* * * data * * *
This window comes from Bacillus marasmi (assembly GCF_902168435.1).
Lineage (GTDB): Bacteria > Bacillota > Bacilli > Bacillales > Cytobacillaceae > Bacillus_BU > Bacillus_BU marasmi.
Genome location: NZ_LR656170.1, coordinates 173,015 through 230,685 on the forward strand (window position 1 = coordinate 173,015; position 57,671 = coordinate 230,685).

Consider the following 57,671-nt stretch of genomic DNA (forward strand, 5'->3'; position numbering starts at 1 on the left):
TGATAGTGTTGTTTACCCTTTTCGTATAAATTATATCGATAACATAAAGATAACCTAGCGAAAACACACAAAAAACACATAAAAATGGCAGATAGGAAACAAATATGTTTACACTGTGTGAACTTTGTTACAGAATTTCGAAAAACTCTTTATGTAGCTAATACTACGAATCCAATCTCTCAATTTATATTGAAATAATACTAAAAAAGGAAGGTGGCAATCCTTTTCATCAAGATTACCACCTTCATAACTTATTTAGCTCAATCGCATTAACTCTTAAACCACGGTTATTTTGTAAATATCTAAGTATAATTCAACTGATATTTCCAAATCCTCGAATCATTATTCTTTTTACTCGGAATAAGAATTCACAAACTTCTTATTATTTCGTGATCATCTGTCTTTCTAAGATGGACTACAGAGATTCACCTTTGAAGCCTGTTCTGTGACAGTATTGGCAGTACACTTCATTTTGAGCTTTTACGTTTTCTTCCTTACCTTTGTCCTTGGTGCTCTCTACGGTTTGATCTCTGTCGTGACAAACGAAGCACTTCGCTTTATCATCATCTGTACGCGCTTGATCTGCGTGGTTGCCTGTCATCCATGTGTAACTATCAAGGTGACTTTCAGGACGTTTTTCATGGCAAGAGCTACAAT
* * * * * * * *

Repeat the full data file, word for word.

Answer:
This window comes from Bacillus marasmi (assembly GCF_902168435.1).
Lineage (GTDB): Bacteria > Bacillota > Bacilli > Bacillales > Cytobacillaceae > Bacillus_BU > Bacillus_BU marasmi.
Genome location: NZ_LR656170.1, coordinates 173,015 through 230,685 on the forward strand (window position 1 = coordinate 173,015; position 57,671 = coordinate 230,685).

Consider the following 57,671-nt stretch of genomic DNA (forward strand, 5'->3'; position numbering starts at 1 on the left):
TGATAGTGTTGTTTACCCTTTTCGTATAAATTATATCGATAACATAAAGATAACCTAGCGAAAACACACAAAAAACACATAAAAATGGCAGATAGGAAACAAATATGTTTACACTGTGTGAACTTTGTTACAGAATTTCGAAAAACTCTTTATGTAGCTAATACTACGAATCCAATCTCTCAATTTATATTGAAATAATACTAAAAAAGGAAGGTGGCAATCCTTTTCATCAAGATTACCACCTTCATAACTTATTTAGCTCAATCGCATTAACTCTTAAACCACGGTTATTTTGTAAATATCTAAGTATAATTCAACTGATATTTCCAAATCCTCGAATCATTATTCTTTTTACTCGGAATAAGAATTCACAAACTTCTTATTATTTCGTGATCATCTGTCTTTCTAAGATGGACTACAGAGATTCACCTTTGAAGCCTGTTCTGTGACAGTATTGGCAGTACACTTCATTTTGAGCTTTTACGTTTTCTTCCTTACCTTTGTCCTTGGTGCTCTCTACGGTTTGATCTCTGTCGTGACAAACGAAGCACTTCGCTTTATCATCATCTGTACGCGCTTGATCTGCGTGGTTGCCTGTCATCCATGTGTAACTATCAAGGTGACTTTCAGGACGTTTTTCATGGCAAGAGCTACAAT